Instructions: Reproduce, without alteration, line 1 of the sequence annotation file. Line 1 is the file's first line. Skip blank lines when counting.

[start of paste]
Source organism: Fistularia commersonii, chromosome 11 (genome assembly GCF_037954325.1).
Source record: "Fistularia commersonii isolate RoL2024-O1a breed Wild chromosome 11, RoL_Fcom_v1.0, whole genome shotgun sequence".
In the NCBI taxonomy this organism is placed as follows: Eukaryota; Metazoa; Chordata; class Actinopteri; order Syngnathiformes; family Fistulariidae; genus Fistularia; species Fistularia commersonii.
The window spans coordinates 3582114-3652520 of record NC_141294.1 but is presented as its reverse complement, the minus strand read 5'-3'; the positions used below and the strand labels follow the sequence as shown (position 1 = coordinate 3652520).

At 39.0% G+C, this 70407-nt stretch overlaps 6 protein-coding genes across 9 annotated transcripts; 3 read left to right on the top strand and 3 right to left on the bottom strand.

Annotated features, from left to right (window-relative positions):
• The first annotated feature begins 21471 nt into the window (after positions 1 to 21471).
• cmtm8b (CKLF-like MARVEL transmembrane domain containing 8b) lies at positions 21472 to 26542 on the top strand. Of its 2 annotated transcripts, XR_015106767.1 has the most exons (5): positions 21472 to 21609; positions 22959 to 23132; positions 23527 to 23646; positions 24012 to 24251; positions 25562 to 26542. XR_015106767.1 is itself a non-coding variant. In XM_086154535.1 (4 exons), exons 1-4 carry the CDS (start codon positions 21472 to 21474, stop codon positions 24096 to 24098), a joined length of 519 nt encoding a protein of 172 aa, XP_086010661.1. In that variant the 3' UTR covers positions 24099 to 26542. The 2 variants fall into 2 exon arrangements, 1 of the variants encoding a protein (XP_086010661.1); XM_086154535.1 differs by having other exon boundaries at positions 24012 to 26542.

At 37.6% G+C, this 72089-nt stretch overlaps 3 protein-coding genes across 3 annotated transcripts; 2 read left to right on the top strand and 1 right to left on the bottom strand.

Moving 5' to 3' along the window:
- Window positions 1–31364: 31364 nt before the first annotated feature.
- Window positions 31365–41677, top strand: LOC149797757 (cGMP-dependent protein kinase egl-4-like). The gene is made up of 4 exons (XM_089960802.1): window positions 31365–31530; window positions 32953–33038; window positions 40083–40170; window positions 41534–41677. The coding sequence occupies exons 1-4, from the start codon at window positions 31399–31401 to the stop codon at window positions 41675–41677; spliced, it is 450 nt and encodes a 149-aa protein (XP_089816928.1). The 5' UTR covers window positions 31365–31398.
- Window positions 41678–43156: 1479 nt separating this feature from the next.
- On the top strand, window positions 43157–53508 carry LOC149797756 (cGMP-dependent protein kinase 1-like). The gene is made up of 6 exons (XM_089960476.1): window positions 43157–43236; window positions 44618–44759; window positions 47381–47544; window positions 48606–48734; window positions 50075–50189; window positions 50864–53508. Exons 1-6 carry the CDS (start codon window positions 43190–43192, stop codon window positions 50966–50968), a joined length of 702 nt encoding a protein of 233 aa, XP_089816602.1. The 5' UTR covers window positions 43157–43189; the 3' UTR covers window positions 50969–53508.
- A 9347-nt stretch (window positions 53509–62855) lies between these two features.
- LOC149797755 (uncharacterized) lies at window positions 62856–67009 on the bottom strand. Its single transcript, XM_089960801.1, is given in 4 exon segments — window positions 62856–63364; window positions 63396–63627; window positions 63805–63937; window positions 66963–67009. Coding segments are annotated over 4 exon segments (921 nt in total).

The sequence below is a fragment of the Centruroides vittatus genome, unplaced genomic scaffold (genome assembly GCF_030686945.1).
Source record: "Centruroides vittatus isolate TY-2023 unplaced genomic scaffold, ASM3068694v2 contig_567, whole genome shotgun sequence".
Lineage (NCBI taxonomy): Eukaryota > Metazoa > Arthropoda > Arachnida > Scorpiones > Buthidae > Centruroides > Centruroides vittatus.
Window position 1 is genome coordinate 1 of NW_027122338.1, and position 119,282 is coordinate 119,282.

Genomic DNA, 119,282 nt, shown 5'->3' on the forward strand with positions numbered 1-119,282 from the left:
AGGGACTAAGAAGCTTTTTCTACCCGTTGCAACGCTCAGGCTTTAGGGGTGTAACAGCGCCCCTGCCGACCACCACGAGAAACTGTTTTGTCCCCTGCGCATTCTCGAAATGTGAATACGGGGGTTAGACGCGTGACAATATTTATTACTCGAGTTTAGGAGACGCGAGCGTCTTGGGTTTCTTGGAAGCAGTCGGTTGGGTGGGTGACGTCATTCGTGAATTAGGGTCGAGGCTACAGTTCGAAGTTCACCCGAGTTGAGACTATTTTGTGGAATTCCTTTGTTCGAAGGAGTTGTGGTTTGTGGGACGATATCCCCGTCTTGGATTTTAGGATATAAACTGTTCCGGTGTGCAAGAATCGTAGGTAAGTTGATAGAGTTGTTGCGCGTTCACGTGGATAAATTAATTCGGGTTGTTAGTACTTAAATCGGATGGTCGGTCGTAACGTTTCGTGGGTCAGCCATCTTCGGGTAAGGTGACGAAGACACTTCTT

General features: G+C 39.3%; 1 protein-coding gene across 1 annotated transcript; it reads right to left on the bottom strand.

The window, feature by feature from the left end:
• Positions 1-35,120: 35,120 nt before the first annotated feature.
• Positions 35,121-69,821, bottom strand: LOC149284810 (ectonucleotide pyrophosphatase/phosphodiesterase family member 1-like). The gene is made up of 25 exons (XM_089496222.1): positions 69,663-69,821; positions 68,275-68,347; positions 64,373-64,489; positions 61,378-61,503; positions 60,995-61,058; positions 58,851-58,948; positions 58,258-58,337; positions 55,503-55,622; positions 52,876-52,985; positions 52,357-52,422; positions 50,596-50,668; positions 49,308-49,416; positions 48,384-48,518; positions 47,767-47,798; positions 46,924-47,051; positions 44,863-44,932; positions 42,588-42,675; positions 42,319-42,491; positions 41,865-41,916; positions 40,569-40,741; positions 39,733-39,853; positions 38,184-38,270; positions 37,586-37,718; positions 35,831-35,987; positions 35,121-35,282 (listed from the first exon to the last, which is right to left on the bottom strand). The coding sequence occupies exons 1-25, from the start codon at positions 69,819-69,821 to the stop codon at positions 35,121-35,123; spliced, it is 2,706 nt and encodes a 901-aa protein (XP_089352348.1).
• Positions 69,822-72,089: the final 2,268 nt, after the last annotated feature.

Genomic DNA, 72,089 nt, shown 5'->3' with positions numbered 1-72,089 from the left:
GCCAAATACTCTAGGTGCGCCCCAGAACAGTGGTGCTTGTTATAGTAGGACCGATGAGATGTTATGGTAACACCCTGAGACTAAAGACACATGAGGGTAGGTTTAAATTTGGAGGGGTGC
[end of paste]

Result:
Source organism: Fistularia commersonii, chromosome 11 (genome assembly GCF_037954325.1).